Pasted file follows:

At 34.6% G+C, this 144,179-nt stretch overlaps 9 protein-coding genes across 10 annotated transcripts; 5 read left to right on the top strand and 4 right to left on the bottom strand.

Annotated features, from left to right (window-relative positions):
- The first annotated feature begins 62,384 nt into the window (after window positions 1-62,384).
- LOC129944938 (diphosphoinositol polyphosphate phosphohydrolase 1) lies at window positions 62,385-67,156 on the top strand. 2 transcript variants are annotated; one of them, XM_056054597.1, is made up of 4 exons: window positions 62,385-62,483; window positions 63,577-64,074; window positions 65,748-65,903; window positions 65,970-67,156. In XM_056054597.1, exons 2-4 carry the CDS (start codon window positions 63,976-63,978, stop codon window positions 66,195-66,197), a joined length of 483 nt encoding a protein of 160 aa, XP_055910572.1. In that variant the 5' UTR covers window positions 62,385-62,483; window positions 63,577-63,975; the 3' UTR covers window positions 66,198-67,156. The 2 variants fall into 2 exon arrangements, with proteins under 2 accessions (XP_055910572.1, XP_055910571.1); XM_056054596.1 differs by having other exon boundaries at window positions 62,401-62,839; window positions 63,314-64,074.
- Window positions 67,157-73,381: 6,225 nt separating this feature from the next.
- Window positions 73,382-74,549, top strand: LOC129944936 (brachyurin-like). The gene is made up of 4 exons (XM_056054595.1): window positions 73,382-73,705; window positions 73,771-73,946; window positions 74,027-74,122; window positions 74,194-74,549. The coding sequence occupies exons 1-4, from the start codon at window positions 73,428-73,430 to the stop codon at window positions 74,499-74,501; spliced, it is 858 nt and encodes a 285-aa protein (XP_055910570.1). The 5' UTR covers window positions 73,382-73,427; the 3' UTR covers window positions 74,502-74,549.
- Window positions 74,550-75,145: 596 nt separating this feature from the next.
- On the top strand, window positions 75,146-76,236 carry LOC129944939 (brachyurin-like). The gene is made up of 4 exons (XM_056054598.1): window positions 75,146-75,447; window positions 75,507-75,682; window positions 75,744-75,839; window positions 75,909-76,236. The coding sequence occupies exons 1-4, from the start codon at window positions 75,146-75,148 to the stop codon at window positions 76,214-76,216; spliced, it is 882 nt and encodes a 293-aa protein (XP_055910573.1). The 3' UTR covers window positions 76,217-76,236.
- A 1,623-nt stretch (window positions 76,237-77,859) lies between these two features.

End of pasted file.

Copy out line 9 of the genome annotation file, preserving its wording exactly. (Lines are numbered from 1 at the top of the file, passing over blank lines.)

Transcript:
- A 1,623-nt stretch (window positions 76,237-77,859) lies between these two features.